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Emerald Ash Borer: Slow the Spread! New Signs Warn Motorists, “Don’t Move Ash Firewood”

Motorists in the areas of Plainfield, Groton, Calais, Williamstown, Washington, and Barre may notice new flashing road signs reading “Don’t move ash firewood beyond this point.” The signs are part of an inter-agency partnership between the Agency of Transportation, the Department of Forests, Parks & Recreation (VTFPR) and the Agency of Agriculture, Food and Markets (AAFM) to slow the spread of the Emerald Ash Borer (EAB), which has been detected in the vicinity.  Signs are located on state highways and are visible to motorists leaving the EAB-infested areas.

EAB’s most common and damaging mode of transportation is by hitching a ride on firewood into a new area. To slow the spread, VTFPR is recommending that no ash firewood that has not been heat-treated be transported out of the known infested area, including loads of mixed firewood that may include ash logs that were harvested within the infested area. Ash firewood may be transported within the infested area.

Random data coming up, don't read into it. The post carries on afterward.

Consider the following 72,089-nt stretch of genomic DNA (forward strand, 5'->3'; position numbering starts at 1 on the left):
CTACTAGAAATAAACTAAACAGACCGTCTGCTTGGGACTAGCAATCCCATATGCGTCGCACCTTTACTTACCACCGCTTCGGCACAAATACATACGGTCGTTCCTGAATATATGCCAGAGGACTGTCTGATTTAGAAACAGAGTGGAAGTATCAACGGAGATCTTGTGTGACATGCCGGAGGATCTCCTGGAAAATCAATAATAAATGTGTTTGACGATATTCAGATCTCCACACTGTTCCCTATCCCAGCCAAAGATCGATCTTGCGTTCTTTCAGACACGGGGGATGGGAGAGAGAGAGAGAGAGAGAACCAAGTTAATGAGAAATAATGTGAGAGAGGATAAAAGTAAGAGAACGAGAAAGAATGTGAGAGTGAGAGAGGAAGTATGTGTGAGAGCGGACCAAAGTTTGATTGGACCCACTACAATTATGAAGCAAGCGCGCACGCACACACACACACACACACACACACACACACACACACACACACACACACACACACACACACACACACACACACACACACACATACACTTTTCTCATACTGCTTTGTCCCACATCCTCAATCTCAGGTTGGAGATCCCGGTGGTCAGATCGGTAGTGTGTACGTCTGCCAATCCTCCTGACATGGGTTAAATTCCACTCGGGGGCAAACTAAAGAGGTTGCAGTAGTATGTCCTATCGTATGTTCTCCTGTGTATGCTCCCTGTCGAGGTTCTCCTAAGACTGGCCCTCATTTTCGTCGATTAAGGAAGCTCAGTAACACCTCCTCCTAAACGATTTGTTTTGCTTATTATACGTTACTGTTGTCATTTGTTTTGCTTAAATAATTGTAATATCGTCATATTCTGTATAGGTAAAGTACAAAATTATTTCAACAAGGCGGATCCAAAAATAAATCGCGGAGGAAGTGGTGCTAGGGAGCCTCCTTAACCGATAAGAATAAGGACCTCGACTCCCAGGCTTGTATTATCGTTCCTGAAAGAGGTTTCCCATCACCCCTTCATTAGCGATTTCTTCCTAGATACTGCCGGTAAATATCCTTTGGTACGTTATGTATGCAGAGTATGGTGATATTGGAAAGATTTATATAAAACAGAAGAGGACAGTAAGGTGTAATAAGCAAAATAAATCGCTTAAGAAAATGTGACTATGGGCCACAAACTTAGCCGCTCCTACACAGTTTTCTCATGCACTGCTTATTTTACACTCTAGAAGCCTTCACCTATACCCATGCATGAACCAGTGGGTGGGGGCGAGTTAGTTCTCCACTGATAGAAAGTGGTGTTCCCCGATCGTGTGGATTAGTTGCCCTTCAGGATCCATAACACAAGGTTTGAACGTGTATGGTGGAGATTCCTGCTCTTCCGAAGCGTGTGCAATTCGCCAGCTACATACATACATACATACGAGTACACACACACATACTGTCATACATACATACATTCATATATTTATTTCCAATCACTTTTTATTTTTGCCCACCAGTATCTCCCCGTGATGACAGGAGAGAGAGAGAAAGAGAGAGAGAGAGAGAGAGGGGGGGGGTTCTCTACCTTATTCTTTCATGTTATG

The signs will be in place through Memorial Day weekend. In addition to their message, they serve as a visual reminder of where the borders of the infested area lie.

Vermonters outside the EAB-infested area and throughout the state should always ask their firewood dealer where the wood is coming from. The rule of thumb is to not move any untreated firewood more than 50 miles, and Vermonters living outside the infested area can do their part to slow the spread of EAB by making sure they are not purchasing infested ash.

EAB overwinter as larvae under the bark of ash trees where they feed on the inner bark tissue. Once infested, ash trees rapidly decline and are killed in 3-5 years. This pest is known to be established in 32 states and three Canadian provinces, and is responsible for widespread decline and mortality of hundreds of millions of ash trees in North America.

Vermonters are encouraged to look for signs and symptoms of the emerald ash borer and report suspicious findings on VTinvasives.org. Detailed information about the pest and what to look for may be found at the same website. Vermonters can also learn more about what EAB damage looks like and how to report a potential sighting by visiting http://agriculture.vermont.gov/Emerald_Ash_Borer. Video and pictures of EAB damage in Vermont can also be found there.  Private land owners looking for information about managing ash in woodlots and UVA (current use) plans should contact their county forester, contacts for which can be found at http://fpr.vermont.gov.

Ash Borer


Source: Green Events

Emerald Ash Borer: Slow the Spread! New Signs Warn Motorists, “Don’t Move Ash Firewood”

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